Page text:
The 2020 Democratic Primaries are currently crawling with candidates hoping to face off against Donald Trump for the presidential bid, but one candidate stands out among the crowd, lurking in the background, and he won't be for long.
Last October, while reading a David Foster Wallace short story entitled “Death is not the End” from his 1999 collection Brief Interviews With Hideous Men, I happened upon the following (very long, as is typical for DFW) sentence:
Ask an average republican what he or she believes are the most pressing issues facing the United States today. Chances are, you wouldn’t hear about our excess military spending or the fact that we dwarf the rest of the world in the categories of both mass incarceration and mass shootings. What you may hear, however, is that the United States has a drug problem and that the only inevitable solution to this problem—the only way the United States can finally defeat those wishing to pump their own bodies full of harmful substances they’ve used their own money to obtain—is to crack down even harder on drug users and imprison more people, helping to contribute to the mass incarceration issue mentioned earlier. An average democrat would likely have a different opinion on the most pressing issues facing the country, but would most likely still support the “War on Drugs” to an extent, maybe going as far as to say that recreational marijuana should be legalized nationwide while maintaining that “harder” substances should remain illicit. While I tend to side more with the democrats on this issue, I disagree with both of these stances, because I fundamentally disagree with their premise.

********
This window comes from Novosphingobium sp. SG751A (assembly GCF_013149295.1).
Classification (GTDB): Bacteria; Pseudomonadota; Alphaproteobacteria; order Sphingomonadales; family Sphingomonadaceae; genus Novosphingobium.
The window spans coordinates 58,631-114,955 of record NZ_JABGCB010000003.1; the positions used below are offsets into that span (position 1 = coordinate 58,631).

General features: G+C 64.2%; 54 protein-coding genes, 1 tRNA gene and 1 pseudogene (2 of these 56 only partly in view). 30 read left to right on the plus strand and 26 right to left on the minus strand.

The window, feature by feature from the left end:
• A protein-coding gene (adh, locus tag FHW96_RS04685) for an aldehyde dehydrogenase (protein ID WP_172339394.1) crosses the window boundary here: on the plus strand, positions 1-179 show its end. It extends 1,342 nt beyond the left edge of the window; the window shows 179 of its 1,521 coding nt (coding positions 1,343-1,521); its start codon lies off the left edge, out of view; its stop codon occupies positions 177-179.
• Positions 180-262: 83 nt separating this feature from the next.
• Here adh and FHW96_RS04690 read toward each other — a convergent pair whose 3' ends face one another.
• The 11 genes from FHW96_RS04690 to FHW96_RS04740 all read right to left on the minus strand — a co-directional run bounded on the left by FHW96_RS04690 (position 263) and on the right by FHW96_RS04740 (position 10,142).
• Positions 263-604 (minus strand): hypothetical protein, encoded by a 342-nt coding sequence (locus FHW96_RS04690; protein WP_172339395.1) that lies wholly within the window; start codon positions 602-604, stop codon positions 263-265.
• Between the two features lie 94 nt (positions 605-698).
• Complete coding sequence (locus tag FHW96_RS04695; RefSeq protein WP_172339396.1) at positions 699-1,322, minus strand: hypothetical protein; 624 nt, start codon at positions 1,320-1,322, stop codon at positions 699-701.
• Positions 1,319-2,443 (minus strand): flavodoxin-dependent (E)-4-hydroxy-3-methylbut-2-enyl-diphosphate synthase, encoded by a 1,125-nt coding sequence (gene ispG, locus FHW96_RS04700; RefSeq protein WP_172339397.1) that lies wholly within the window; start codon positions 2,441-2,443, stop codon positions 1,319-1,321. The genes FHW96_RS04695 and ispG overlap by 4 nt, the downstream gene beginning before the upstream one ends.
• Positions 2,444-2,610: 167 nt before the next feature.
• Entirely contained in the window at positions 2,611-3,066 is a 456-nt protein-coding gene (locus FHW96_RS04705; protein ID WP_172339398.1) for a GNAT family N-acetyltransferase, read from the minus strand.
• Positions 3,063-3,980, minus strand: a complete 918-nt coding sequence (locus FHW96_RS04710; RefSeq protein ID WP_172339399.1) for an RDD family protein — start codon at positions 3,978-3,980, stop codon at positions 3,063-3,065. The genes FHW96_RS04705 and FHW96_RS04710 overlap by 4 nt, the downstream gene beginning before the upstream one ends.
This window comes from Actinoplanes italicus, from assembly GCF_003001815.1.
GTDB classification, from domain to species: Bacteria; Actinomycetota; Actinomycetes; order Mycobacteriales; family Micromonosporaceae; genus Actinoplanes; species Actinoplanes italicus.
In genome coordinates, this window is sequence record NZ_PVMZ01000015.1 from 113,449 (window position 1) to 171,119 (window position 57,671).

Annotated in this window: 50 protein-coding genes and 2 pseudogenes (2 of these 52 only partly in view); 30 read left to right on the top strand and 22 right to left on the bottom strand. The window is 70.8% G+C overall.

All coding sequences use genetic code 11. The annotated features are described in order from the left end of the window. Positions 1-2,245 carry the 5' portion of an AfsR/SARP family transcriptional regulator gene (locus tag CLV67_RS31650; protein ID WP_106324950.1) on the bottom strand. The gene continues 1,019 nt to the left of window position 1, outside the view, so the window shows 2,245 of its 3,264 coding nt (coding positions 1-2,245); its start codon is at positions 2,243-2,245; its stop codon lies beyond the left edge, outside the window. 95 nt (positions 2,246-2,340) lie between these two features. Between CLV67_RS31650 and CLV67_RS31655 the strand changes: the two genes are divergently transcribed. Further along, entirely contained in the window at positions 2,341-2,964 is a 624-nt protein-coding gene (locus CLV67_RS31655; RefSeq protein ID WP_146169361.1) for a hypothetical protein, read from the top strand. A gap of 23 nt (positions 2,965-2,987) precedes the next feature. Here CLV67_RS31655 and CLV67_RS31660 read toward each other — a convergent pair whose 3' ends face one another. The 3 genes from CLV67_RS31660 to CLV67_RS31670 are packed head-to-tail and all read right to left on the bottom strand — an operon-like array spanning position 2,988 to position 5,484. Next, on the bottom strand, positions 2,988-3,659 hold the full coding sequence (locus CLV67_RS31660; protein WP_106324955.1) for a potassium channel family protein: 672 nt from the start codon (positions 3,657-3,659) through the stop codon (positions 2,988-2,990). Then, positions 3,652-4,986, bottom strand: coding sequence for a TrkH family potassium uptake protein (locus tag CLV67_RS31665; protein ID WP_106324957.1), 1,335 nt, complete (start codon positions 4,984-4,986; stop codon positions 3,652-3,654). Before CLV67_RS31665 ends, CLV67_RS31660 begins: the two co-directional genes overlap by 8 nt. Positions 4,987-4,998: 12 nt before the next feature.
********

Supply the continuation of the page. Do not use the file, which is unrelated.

While reading a chapter of Excursions in World Music (2017) that was assigned for my music in world cultures class, I stumbled upon a sentence that struck me as a self-contradictory truth about Western, and more specifically North American, culture:
Last week, I was challenged to write an article arguing that Satan, as he is portrayed in the Bible, is actually the good guy. Thrilled by this opportunity to quite literally play devil’s advocate, I accepted the challenge. However, considering he’s been the universal symbol of evil for centuries, Lucifer proved himself to be quite easy to defend.
No series of books has impacted me more as a writer than the Harry Potter series. From the moment I first immersed myself in J.K. Rowling’s world of magic at eight years old, I’ve been captivated by it. By the end of my junior year of high school, I’d read the series six times—forwards, backwards, and out of order; within anywhere from the duration of a week to the duration of a year. I can therefore firmly say, as I look back wistfully but realistically on my nine-year obsession with the series, that I am unbiased—or at least as unbiased as a Slytherin whose Hogwarts letter is nearly nine years late can be.